Breaking news from Barclays this morning revealed findings that dating scams cost victims an average of £2,000, while NSPCC highlighted that children are at increased risk of blackmail and grooming due to a surge in live-streaming.
Dating site scam victims ‘lose £2,000’ – Raj Samani, Chief Scientist and Fellow and McAfee commented below.
Raj Samani, Chief Scientist and Fellow and McAfee:
“It’s not surprising to hear dating scams are costing people dearly – we previously found that 38% of people openly share their email address in their dating profiles and 7% of people even share their passwords with people via dating sites. Sharing this personal information puts people directly in the firing line for hackers and scammers wanting to cash in on the online dating phenomenon.
“Finding true love doesn’t have to be a dangerous and risky process, stay smart online and think about what information you are revealing when speaking to new people. We urge dating site users to keep sensitive data such as email addresses, full names and phone numbers private. And those looking for love online need to make sure the apps they’re using are protected with strong, secure passwords to further avoid the security risks of online dating.”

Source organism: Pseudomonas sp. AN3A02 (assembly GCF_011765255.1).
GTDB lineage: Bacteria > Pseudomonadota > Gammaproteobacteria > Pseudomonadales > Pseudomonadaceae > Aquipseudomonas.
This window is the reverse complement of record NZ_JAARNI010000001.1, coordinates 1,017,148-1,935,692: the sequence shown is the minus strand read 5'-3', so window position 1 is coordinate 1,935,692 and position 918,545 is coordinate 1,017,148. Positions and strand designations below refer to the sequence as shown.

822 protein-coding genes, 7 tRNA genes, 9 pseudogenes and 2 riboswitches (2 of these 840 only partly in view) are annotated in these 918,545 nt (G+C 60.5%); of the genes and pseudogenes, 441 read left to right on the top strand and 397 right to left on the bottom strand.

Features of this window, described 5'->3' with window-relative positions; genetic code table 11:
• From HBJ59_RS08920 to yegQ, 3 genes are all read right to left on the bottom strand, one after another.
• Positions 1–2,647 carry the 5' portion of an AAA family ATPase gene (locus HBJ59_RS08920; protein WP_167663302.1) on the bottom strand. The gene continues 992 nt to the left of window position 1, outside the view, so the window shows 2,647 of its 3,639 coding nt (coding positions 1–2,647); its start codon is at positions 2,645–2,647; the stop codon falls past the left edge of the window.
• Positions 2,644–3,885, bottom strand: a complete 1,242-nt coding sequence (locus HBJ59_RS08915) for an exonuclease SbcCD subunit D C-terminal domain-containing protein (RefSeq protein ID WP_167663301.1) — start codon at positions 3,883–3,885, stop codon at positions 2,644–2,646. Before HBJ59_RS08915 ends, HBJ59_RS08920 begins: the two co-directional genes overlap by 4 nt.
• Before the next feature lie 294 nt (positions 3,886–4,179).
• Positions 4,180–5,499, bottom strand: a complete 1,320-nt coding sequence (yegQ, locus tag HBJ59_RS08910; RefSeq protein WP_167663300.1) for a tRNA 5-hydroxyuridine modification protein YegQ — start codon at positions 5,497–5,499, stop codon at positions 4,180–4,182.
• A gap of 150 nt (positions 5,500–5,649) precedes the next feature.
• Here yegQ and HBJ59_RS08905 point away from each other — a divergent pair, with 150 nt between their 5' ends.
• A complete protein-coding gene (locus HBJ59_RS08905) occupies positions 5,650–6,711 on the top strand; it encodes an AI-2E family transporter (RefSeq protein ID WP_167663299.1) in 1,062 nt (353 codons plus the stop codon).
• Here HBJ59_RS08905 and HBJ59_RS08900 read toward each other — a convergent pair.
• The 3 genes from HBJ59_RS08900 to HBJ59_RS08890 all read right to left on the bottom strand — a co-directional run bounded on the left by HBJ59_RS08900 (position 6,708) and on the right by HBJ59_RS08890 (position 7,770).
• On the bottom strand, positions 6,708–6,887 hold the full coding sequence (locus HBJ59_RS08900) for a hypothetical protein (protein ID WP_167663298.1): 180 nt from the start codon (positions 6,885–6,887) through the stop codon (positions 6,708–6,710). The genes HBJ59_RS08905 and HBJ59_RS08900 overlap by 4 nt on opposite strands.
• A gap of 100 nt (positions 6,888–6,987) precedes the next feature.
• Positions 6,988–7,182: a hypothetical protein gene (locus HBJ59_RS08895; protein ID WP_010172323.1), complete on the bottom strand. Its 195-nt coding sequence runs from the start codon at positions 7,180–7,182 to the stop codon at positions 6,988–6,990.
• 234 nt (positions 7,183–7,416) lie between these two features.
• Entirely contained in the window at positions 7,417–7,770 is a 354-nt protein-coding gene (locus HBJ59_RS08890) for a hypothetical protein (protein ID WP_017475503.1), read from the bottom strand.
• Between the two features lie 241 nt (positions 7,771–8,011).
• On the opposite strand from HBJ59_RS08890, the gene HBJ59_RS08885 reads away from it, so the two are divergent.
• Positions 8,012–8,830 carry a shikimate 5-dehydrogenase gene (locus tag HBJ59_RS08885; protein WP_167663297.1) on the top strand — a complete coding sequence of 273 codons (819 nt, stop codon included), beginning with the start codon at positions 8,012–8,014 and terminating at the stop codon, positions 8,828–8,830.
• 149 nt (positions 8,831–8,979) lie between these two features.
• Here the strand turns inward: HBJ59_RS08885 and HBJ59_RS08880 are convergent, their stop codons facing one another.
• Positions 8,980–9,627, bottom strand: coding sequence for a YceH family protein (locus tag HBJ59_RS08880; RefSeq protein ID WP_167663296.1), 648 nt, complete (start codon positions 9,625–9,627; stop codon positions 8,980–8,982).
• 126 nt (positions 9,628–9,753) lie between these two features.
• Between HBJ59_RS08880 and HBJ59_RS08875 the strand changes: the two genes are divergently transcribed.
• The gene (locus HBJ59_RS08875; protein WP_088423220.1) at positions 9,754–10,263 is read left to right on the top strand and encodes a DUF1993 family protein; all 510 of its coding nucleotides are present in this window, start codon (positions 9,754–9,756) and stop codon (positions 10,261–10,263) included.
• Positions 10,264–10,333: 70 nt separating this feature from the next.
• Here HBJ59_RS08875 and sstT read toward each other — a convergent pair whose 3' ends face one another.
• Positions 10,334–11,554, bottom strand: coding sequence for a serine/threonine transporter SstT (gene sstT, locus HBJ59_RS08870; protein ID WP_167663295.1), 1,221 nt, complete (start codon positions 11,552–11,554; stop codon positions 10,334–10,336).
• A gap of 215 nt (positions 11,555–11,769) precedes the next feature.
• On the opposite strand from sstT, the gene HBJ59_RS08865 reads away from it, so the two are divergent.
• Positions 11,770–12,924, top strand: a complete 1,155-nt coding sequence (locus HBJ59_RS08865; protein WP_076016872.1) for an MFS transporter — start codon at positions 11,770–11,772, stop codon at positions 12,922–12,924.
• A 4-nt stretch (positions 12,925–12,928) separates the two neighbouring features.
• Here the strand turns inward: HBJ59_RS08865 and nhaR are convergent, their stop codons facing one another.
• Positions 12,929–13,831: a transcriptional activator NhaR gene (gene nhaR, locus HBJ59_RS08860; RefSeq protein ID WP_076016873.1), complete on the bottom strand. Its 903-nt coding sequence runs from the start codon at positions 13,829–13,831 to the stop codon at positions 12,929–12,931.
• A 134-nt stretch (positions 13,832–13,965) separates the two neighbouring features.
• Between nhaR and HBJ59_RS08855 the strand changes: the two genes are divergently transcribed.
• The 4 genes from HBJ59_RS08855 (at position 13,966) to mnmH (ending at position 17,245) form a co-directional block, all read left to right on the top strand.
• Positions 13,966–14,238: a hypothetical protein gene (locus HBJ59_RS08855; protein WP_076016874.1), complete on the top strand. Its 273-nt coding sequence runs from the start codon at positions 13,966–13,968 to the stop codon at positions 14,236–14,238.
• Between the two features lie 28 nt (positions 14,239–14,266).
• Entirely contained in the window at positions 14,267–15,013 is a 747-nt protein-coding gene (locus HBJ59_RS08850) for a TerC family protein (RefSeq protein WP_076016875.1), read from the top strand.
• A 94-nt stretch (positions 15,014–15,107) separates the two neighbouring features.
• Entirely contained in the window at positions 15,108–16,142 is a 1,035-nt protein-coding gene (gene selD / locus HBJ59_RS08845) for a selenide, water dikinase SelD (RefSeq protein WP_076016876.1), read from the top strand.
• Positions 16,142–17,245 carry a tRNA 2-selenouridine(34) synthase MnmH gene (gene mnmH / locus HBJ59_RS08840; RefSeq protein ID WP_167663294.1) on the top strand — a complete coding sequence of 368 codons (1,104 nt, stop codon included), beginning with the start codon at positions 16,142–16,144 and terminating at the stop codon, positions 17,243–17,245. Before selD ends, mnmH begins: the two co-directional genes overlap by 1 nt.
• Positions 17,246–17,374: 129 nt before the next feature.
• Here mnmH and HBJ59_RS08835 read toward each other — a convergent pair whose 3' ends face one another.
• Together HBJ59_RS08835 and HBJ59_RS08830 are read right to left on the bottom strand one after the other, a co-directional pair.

Children ‘at risk of blackmail due to live-streaming surge’ – Raj Samani, Chief Scientist and Fellow and McAfee comments:
“Parents need to keep a close eye on what their children are getting up to online. Despite our children becoming heavy tech users, we found that only two fifths of British parents monitor their children when using internet-connected devices.
“As a parent, I completely understand wanting to give your child the freedom to use technology, but in our current digital landscape, you can never be too cautious. Parents must become aware of the risks themselves, monitor their children when using internet-connected devices and begin to have the conversations with their kids about online dangers.”
A recent survey conducted by McAfee also recently discovered:
- Worryingly one in 5 parents (21%) stated they are not worried about their children potentially speaking to a social predator or cybercriminal online
- Nearly a quarter (23%) of parents have never spoken to their children about online dangersand 39% state this is because they do not know the risks themselves
- However, 51% of people studied indicate that their concern about online security has increasedcompared to 5 years ago